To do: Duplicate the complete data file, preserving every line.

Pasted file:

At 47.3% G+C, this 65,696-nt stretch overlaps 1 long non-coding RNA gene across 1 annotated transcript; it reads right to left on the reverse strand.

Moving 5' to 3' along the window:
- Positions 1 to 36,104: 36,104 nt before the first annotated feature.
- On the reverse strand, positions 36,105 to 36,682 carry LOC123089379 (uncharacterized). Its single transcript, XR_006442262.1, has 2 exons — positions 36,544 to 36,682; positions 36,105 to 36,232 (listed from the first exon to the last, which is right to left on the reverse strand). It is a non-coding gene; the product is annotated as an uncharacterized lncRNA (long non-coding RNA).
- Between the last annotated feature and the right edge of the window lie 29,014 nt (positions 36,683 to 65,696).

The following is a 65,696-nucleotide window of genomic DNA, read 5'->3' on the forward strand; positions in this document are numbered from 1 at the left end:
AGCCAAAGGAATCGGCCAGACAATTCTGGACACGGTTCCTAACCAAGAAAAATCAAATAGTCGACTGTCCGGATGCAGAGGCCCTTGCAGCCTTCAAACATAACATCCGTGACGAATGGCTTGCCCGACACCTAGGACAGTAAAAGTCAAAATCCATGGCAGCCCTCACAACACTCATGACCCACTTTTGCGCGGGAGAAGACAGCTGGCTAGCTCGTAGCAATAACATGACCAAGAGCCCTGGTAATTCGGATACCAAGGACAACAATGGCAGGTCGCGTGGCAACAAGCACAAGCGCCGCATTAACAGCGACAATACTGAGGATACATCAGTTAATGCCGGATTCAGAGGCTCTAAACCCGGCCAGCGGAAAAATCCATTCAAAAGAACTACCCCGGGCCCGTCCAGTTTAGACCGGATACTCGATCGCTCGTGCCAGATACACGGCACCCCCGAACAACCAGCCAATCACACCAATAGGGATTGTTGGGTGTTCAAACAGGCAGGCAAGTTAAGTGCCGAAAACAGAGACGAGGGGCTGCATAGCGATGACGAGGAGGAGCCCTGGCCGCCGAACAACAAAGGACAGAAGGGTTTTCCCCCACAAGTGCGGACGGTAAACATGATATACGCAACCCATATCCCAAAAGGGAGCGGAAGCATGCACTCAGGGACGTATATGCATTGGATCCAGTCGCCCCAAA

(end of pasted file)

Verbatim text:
At 47.3% G+C, this 65,696-nt stretch overlaps 1 long non-coding RNA gene across 1 annotated transcript; it reads right to left on the reverse strand.

Moving 5' to 3' along the window:
- Positions 1 to 36,104: 36,104 nt before the first annotated feature.
- On the reverse strand, positions 36,105 to 36,682 carry LOC123089379 (uncharacterized). Its single transcript, XR_006442262.1, has 2 exons — positions 36,544 to 36,682; positions 36,105 to 36,232 (listed from the first exon to the last, which is right to left on the reverse strand). It is a non-coding gene; the product is annotated as an uncharacterized lncRNA (long non-coding RNA).
- Between the last annotated feature and the right edge of the window lie 29,014 nt (positions 36,683 to 65,696).

The following is a 65,696-nucleotide window of genomic DNA, read 5'->3' on the forward strand; positions in this document are numbered from 1 at the left end:
AGCCAAAGGAATCGGCCAGACAATTCTGGACACGGTTCCTAACCAAGAAAAATCAAATAGTCGACTGTCCGGATGCAGAGGCCCTTGCAGCCTTCAAACATAACATCCGTGACGAATGGCTTGCCCGACACCTAGGACAGTAAAAGTCAAAATCCATGGCAGCCCTCACAACACTCATGACCCACTTTTGCGCGGGAGAAGACAGCTGGCTAGCTCGTAGCAATAACATGACCAAGAGCCCTGGTAATTCGGATACCAAGGACAACAATGGCAGGTCGCGTGGCAACAAGCACAAGCGCCGCATTAACAGCGACAATACTGAGGATACATCAGTTAATGCCGGATTCAGAGGCTCTAAACCCGGCCAGCGGAAAAATCCATTCAAAAGAACTACCCCGGGCCCGTCCAGTTTAGACCGGATACTCGATCGCTCGTGCCAGATACACGGCACCCCCGAACAACCAGCCAATCACACCAATAGGGATTGTTGGGTGTTCAAACAGGCAGGCAAGTTAAGTGCCGAAAACAGAGACGAGGGGCTGCATAGCGATGACGAGGAGGAGCCCTGGCCGCCGAACAACAAAGGACAGAAGGGTTTTCCCCCACAAGTGCGGACGGTAAACATGATATACGCAACCCATATCCCAAAAGGGAGCGGAAGCATGCACTCAGGGACGTATATGCATTGGATCCAGTCGCCCCAAA